Randy, I believe people found the right pattern long ago in groups of around 25 individuals; I'm talking early modern humans. 25 is the right size to maintain social harmony as it is not so big as to lead to conflicting factions within the small group; everyone knew everyone else and this leads to no/less quarrels, it left no ecological impact on the surrounding environment, it was a good size to manage and move with ease, it was easier to feed because the harvesting of a large animal could be broken down with ease and consumed with no waste. Cities and large towns are the OPPOSITE of all these positive aspects of a small group size; man has been living out of his true social nature for a long time.

I am suggesting your lifestyle with the various groups mimics the true harmonious, peaceful nature of humans. I guess I am saying you're caveman Randy. LOL

Randy said...

Thank you Sooper for your insight. I tend to agree that 25 might be the optimum size, though I'm just guessing. What interest me most is the culture that evolves within that group. Particularly, whether a synergistic bloom (a flowering of creativity and harmony) can be consciously generated by intelligent, sensitive, polished individuals. I am a big believer in FEEDBACK LOOPS where a good thing--of any kind--stimulates another good thing---and so forth.
(they work for evil as well as good)

kaBLOOnie boonster said...

I remain skeptical about your experiment. But I do wish you success.

So far it sounds too much like stardust and moonbeams, or like the ranch-commune in the movie, "Billy Jack."

"Synergistic blooming"? Sounds nice, but what does it actually mean? I would be impressed by it if it meant somebody solving some long-term or serious problem that they have always had, by drawing on the ideas or behaviors of other people in the tribe.

But if it just means carving wooden flutes, writing a song (..."If I had a hammer"...), dancing nude in the forest during full moons, and other hippie dippie crap from 1969, then the experiment will have missed its opportunity.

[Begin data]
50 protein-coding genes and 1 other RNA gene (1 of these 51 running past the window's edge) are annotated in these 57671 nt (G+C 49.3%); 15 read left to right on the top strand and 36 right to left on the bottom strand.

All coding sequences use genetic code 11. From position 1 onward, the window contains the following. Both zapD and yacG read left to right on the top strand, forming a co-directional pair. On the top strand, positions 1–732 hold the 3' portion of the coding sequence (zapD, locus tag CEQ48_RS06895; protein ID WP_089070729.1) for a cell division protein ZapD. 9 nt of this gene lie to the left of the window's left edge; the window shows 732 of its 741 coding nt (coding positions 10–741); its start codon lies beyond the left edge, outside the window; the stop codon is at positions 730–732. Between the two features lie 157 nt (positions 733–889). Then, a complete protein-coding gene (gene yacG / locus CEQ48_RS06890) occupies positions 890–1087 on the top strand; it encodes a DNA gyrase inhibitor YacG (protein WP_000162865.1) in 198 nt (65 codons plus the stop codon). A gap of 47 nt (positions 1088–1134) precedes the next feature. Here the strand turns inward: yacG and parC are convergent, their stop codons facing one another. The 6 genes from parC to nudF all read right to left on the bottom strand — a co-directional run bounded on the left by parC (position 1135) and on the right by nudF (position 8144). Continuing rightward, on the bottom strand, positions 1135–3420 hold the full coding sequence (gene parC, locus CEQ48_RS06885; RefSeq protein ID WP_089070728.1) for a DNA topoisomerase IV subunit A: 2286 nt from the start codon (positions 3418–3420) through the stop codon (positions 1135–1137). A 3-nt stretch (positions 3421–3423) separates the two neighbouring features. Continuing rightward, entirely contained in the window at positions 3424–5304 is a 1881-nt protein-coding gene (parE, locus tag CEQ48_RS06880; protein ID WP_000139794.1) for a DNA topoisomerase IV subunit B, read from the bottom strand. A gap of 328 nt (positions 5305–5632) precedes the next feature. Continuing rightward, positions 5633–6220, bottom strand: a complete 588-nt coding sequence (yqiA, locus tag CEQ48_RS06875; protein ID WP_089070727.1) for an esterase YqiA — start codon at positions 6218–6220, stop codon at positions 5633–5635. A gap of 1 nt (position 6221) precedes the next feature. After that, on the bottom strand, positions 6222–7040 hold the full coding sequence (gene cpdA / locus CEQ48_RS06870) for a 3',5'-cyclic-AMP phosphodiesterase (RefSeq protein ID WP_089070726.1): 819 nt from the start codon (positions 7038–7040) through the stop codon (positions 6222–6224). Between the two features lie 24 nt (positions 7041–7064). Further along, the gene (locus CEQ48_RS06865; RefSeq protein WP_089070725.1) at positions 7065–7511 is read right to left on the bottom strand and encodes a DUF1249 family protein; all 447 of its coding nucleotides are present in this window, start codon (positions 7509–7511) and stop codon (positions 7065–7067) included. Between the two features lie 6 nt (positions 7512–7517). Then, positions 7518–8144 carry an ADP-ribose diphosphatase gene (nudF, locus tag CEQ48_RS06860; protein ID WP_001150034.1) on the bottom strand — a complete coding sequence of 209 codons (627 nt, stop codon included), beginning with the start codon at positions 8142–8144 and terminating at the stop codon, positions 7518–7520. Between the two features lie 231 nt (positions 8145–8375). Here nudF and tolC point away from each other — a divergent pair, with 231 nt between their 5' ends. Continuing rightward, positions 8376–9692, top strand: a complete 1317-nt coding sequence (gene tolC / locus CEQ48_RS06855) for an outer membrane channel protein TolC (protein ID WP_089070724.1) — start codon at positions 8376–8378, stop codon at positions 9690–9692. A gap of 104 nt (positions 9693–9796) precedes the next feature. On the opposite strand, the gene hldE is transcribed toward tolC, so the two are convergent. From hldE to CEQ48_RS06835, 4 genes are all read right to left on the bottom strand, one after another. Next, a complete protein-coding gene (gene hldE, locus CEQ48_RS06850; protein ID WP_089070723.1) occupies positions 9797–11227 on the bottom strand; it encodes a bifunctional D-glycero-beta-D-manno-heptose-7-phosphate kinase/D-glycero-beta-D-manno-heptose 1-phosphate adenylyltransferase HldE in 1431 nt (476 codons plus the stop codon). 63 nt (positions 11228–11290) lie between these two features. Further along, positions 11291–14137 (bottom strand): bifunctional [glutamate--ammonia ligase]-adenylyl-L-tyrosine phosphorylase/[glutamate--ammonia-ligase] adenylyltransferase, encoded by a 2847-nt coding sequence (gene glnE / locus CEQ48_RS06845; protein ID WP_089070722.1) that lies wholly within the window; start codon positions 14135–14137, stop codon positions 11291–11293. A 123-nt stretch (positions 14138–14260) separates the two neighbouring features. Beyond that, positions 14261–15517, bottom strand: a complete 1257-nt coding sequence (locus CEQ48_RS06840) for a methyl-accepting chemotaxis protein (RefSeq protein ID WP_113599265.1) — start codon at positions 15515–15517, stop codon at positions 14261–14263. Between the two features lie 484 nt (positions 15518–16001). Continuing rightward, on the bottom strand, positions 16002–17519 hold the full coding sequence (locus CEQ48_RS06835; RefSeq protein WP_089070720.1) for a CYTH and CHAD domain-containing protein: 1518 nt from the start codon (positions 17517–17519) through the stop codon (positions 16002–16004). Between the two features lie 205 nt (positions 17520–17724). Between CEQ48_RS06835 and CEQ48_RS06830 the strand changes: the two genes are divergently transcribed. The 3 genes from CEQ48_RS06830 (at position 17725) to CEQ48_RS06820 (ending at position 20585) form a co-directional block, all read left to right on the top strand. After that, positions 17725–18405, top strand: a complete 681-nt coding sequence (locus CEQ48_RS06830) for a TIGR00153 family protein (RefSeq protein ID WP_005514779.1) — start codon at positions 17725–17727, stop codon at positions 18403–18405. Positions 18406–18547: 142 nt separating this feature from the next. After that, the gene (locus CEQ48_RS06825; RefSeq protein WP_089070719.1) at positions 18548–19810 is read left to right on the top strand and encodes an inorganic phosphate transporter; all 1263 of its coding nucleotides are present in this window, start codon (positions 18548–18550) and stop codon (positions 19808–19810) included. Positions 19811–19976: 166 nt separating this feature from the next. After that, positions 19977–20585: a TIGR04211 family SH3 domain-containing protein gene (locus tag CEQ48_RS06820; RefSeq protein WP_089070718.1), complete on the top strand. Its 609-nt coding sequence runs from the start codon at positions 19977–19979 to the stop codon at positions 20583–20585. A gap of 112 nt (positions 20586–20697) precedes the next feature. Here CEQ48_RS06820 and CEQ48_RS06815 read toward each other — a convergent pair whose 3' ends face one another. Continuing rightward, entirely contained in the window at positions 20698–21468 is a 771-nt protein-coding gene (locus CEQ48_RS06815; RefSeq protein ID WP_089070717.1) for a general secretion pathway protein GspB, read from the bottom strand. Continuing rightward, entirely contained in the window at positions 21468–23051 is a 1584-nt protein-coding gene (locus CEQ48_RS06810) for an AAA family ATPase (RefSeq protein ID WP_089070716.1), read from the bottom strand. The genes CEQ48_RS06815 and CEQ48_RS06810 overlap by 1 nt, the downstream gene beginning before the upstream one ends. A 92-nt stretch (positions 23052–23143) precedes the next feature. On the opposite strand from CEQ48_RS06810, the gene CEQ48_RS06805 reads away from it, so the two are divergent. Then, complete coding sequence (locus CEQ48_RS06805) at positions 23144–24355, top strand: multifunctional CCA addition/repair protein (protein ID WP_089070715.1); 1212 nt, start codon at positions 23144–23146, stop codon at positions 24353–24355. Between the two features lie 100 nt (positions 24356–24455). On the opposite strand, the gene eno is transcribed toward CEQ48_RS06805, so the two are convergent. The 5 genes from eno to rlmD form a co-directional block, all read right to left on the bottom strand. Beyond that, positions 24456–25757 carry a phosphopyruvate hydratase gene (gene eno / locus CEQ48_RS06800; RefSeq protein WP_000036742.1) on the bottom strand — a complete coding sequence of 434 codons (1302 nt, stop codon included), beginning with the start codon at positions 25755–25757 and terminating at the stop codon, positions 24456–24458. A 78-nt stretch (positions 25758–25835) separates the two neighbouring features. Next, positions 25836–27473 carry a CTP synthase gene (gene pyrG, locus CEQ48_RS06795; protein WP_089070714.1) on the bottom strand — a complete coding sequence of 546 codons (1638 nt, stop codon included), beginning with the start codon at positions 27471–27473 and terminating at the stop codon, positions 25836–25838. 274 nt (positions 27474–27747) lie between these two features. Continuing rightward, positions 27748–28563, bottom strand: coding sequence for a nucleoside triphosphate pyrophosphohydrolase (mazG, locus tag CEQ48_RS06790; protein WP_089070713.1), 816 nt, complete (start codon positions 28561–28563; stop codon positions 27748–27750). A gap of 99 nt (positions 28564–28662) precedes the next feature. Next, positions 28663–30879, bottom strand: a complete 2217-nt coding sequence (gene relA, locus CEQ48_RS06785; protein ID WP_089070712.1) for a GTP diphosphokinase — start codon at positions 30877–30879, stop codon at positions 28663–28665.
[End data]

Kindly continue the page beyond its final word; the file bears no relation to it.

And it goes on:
Maxcactus said...

I am not sure that Solari's ideas are holding up. The Internet is giving the density of culture that once required us to live closer together. Small urban centers of a lesser scale seems to be what people want rather than living in giant warrens. Soon robotic cars will leapfrog past mass transit lines and allow us to live in environments not dominated with too many privately owned automobiles. Walk or ride a bike to the nearby urban center, take a robotic car to slightly further places or to transit centers. I live in a condo now and like it but I miss puttering around in my yard creating my own version of a green space.

Anonymous said...

A bunch of people living all together, or in the near by surroundings ? you must be kidding, an introvert would live in a constant anxiety situation( with is very debilitating ), NOOOO thanks, I pass, this sort of living arrangements is NO FOR ME !!

Randy said...

Max: I think you may be right---we are finding community electronically. A question I am pondering is whether the multisensory contact of face to face contact is soooo good that there is no substitute. Myself and my current companions say it is---but they agree that urban clusters that you mentioned serve well. One just came from a Minniappolis high rise that may well be close to what Solari envisioned.
Incidentally, for the past week I've been surrounded by a hundred mobile people in the forest of Flagstaff and the connection and contact that Solari praises was in effect. It was an amazing, fertile, richness of interaction.

Anonymous said...

When the Oceans begin to swallow the coastal cities, and the refugees scatter, maybe places like Arcosanti will "bloom". It is a step up from Mad Max social relations, after all.
I've always been impressed with the Pueblo Indians ability to absorb and release moving populations, peacefully. They lived right around there and were a pre-modern people, not over stimulated by information like we are. It takes some solitude to meet and greet, then go on to be on your own. To be content with a "sufficiency", not falling into constant entertainments, and distractions.
Finally people will find a place, or situation where they are happy, coming into the "present" enough to know what they like, and who they are. Looking up at the sky in the great South West can be quite an experience...something you Boon dockers are well aware of.
Bushman